Seven shutouts on one day for first time since '72
In an era of offense, batters came up blank for a night.
Tuesday marked the first time in 34 years that there were seven shutouts in the major leagues on a single day.
Take that, home-run hitters!
"That's amazing," Oakland third baseman Eric Chavez said. "That's kind of a freak thing."
In the American League, Boston beat Chicago 1-0, Minnesota defeated Tampa Bay 8-0 and Kansas City blanked the New York Yankees 5-0.
Over in the National League, Arizona defeated Florida 4-0, St. Louis beat Washington 2-0, Cincinnati defeated San Francisco 3-0 and Milwaukee blanked Los Angeles 9-0.
"I was looking at that, too," Texas manager Buck Showalter said after his team beat Oakland -- not in a shutout, but by 5-4. "I was hoping we could be part of that on the good end. You usually see that in day games after night games. Maybe they were all getting ready for the day game."
According to the Elias Sports Bureau, it was the most shutouts on one day since there were a record eight on June 4, 1972, when 16 games were played. Thirteen games were played Tuesday.
"It's a freakish day, that's all -- especially with all the home runs that are being hit and all the offense in the American League," Baltimore pitcher Kris Benson said. "It's tough to understand why something like that happens. It's just one of those things, like a full moon."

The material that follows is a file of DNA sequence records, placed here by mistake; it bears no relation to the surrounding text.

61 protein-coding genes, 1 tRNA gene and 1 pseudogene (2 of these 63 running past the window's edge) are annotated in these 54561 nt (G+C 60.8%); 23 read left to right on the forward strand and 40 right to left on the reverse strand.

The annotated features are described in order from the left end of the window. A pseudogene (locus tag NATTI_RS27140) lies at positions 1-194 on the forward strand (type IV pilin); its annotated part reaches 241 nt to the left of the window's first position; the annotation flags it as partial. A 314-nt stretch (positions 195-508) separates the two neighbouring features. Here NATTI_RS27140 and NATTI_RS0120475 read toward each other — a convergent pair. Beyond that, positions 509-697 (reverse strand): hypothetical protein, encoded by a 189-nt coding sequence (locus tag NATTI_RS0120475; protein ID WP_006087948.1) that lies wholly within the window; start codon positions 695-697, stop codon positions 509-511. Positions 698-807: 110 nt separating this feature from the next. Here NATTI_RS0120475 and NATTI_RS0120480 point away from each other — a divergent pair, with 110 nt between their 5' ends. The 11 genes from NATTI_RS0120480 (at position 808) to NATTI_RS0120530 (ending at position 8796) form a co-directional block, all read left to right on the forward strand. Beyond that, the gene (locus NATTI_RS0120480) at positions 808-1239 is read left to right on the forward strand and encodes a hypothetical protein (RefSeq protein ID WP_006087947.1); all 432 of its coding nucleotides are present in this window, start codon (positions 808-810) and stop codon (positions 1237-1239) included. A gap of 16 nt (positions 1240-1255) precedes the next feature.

Tuesday marked the eighth time there were seven or more shutouts on one day. While an average of 6.9 runs per game were scored in 1972, this year's average is 9.9.
"Obviously, pitchers had their day today," Los Angeles Angels manager Mike Scioscia said. "Maybe your intuition would say at this time of year pitchers are probably getting a little tired. Position players are, too."
"It's such a hitters-oriented time, maybe the hitters just took a day off," Texas pitcher Adam Eaton said.
St. Louis' Bob Gibson, Oakland's Catfish Hunter, Detroit's Tom Timmermann, Boston's John Curtis and Houston's Don Wilson pitched complete-game shutouts on June 4, 1972.
There was one constant: Bruce Froemming, who umpired at third base in Milwaukee on Tuesday night, worked at first base when Wilson pitched his two-hitter in Montreal.
Copyright 2006 by The Associated Press
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